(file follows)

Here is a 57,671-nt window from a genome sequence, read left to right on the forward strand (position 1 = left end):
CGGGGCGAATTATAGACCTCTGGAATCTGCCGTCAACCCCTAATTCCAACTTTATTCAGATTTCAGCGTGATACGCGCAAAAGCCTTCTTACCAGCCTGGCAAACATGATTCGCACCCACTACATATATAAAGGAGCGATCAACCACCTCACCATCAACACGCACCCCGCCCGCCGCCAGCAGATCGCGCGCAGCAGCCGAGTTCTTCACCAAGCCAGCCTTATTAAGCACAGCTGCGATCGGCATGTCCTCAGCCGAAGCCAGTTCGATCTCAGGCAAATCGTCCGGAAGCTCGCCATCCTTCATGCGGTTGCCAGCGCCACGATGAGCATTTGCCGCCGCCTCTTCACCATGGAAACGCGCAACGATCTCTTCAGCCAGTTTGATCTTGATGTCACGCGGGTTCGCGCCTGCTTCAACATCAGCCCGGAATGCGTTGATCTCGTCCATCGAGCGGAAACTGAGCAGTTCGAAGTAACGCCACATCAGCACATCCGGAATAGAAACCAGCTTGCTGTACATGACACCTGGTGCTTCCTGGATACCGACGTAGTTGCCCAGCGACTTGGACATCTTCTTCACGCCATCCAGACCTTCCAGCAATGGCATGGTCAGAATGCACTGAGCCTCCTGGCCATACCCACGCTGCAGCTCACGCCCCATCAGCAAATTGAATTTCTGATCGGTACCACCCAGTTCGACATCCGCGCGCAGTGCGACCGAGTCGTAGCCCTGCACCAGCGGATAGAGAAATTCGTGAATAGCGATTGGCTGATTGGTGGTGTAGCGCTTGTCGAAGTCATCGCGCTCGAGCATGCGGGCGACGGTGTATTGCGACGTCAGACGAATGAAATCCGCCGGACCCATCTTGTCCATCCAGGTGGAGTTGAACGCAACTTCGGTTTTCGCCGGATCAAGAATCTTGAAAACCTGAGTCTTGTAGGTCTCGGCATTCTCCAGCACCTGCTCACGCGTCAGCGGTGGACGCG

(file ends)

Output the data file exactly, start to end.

Here is a 57,671-nt window from a genome sequence, read left to right on the forward strand (position 1 = left end):
CGGGGCGAATTATAGACCTCTGGAATCTGCCGTCAACCCCTAATTCCAACTTTATTCAGATTTCAGCGTGATACGCGCAAAAGCCTTCTTACCAGCCTGGCAAACATGATTCGCACCCACTACATATATAAAGGAGCGATCAACCACCTCACCATCAACACGCACCCCGCCCGCCGCCAGCAGATCGCGCGCAGCAGCCGAGTTCTTCACCAAGCCAGCCTTATTAAGCACAGCTGCGATCGGCATGTCCTCAGCCGAAGCCAGTTCGATCTCAGGCAAATCGTCCGGAAGCTCGCCATCCTTCATGCGGTTGCCAGCGCCACGATGAGCATTTGCCGCCGCCTCTTCACCATGGAAACGCGCAACGATCTCTTCAGCCAGTTTGATCTTGATGTCACGCGGGTTCGCGCCTGCTTCAACATCAGCCCGGAATGCGTTGATCTCGTCCATCGAGCGGAAACTGAGCAGTTCGAAGTAACGCCACATCAGCACATCCGGAATAGAAACCAGCTTGCTGTACATGACACCTGGTGCTTCCTGGATACCGACGTAGTTGCCCAGCGACTTGGACATCTTCTTCACGCCATCCAGACCTTCCAGCAATGGCATGGTCAGAATGCACTGAGCCTCCTGGCCATACCCACGCTGCAGCTCACGCCCCATCAGCAAATTGAATTTCTGATCGGTACCACCCAGTTCGACATCCGCGCGCAGTGCGACCGAGTCGTAGCCCTGCACCAGCGGATAGAGAAATTCGTGAATAGCGATTGGCTGATTGGTGGTGTAGCGCTTGTCGAAGTCATCGCGCTCGAGCATGCGGGCGACGGTGTATTGCGACGTCAGACGAATGAAATCCGCCGGACCCATCTTGTCCATCCAGGTGGAGTTGAACGCAACTTCGGTTTTCGCCGGATCAAGAATCTTGAAAACCTGAGTCTTGTAGGTCTCGGCATTCTCCAGCACCTGCTCACGCGTCAGCGGTGGACGCG